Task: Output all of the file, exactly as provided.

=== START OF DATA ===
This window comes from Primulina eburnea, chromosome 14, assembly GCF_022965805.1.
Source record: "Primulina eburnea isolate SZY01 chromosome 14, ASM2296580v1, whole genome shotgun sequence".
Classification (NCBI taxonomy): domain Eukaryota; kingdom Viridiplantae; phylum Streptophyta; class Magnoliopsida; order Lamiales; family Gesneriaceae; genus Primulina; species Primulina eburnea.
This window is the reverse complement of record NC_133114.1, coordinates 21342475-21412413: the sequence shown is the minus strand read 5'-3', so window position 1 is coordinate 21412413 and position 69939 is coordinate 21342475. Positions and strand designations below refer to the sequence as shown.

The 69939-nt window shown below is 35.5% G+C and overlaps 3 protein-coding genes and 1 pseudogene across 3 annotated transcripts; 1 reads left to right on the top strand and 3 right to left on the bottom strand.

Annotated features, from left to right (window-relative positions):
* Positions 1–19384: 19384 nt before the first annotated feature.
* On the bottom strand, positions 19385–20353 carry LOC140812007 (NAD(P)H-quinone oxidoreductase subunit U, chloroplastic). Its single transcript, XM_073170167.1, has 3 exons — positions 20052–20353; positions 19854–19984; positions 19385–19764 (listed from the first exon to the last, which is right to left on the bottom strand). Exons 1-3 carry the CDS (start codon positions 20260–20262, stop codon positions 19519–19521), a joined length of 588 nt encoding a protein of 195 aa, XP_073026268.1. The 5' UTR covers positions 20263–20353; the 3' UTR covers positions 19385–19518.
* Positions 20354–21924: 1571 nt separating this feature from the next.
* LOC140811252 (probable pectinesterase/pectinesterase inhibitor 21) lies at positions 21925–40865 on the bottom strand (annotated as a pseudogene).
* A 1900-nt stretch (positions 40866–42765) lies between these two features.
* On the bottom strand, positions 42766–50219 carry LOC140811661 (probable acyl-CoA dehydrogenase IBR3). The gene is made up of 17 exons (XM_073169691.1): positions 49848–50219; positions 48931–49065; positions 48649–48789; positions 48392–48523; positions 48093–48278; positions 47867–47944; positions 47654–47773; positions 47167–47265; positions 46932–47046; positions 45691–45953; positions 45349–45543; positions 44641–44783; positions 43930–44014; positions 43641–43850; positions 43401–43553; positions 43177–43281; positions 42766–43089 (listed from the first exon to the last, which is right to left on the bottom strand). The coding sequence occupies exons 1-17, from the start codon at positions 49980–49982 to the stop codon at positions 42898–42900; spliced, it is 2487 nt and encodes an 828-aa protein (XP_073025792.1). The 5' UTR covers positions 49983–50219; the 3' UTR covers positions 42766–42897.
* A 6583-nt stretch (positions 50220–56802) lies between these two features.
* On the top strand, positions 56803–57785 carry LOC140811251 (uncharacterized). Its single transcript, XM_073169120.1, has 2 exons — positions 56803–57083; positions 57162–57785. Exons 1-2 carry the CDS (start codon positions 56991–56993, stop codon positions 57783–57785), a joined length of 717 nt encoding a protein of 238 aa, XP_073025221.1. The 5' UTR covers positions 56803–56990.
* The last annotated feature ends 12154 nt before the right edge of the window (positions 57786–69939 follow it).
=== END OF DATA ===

This window comes from Primulina eburnea, chromosome 14, assembly GCF_022965805.1.
Source record: "Primulina eburnea isolate SZY01 chromosome 14, ASM2296580v1, whole genome shotgun sequence".
Classification (NCBI taxonomy): domain Eukaryota; kingdom Viridiplantae; phylum Streptophyta; class Magnoliopsida; order Lamiales; family Gesneriaceae; genus Primulina; species Primulina eburnea.
This window is the reverse complement of record NC_133114.1, coordinates 21342475-21412413: the sequence shown is the minus strand read 5'-3', so window position 1 is coordinate 21412413 and position 69939 is coordinate 21342475. Positions and strand designations below refer to the sequence as shown.

The 69939-nt window shown below is 35.5% G+C and overlaps 3 protein-coding genes and 1 pseudogene across 3 annotated transcripts; 1 reads left to right on the top strand and 3 right to left on the bottom strand.

Annotated features, from left to right (window-relative positions):
* Positions 1–19384: 19384 nt before the first annotated feature.
* On the bottom strand, positions 19385–20353 carry LOC140812007 (NAD(P)H-quinone oxidoreductase subunit U, chloroplastic). Its single transcript, XM_073170167.1, has 3 exons — positions 20052–20353; positions 19854–19984; positions 19385–19764 (listed from the first exon to the last, which is right to left on the bottom strand). Exons 1-3 carry the CDS (start codon positions 20260–20262, stop codon positions 19519–19521), a joined length of 588 nt encoding a protein of 195 aa, XP_073026268.1. The 5' UTR covers positions 20263–20353; the 3' UTR covers positions 19385–19518.
* Positions 20354–21924: 1571 nt separating this feature from the next.
* LOC140811252 (probable pectinesterase/pectinesterase inhibitor 21) lies at positions 21925–40865 on the bottom strand (annotated as a pseudogene).
* A 1900-nt stretch (positions 40866–42765) lies between these two features.
* On the bottom strand, positions 42766–50219 carry LOC140811661 (probable acyl-CoA dehydrogenase IBR3). The gene is made up of 17 exons (XM_073169691.1): positions 49848–50219; positions 48931–49065; positions 48649–48789; positions 48392–48523; positions 48093–48278; positions 47867–47944; positions 47654–47773; positions 47167–47265; positions 46932–47046; positions 45691–45953; positions 45349–45543; positions 44641–44783; positions 43930–44014; positions 43641–43850; positions 43401–43553; positions 43177–43281; positions 42766–43089 (listed from the first exon to the last, which is right to left on the bottom strand). The coding sequence occupies exons 1-17, from the start codon at positions 49980–49982 to the stop codon at positions 42898–42900; spliced, it is 2487 nt and encodes an 828-aa protein (XP_073025792.1). The 5' UTR covers positions 49983–50219; the 3' UTR covers positions 42766–42897.
* A 6583-nt stretch (positions 50220–56802) lies between these two features.
* On the top strand, positions 56803–57785 carry LOC140811251 (uncharacterized). Its single transcript, XM_073169120.1, has 2 exons — positions 56803–57083; positions 57162–57785. Exons 1-2 carry the CDS (start codon positions 56991–56993, stop codon positions 57783–57785), a joined length of 717 nt encoding a protein of 238 aa, XP_073025221.1. The 5' UTR covers positions 56803–56990.
* The last annotated feature ends 12154 nt before the right edge of the window (positions 57786–69939 follow it).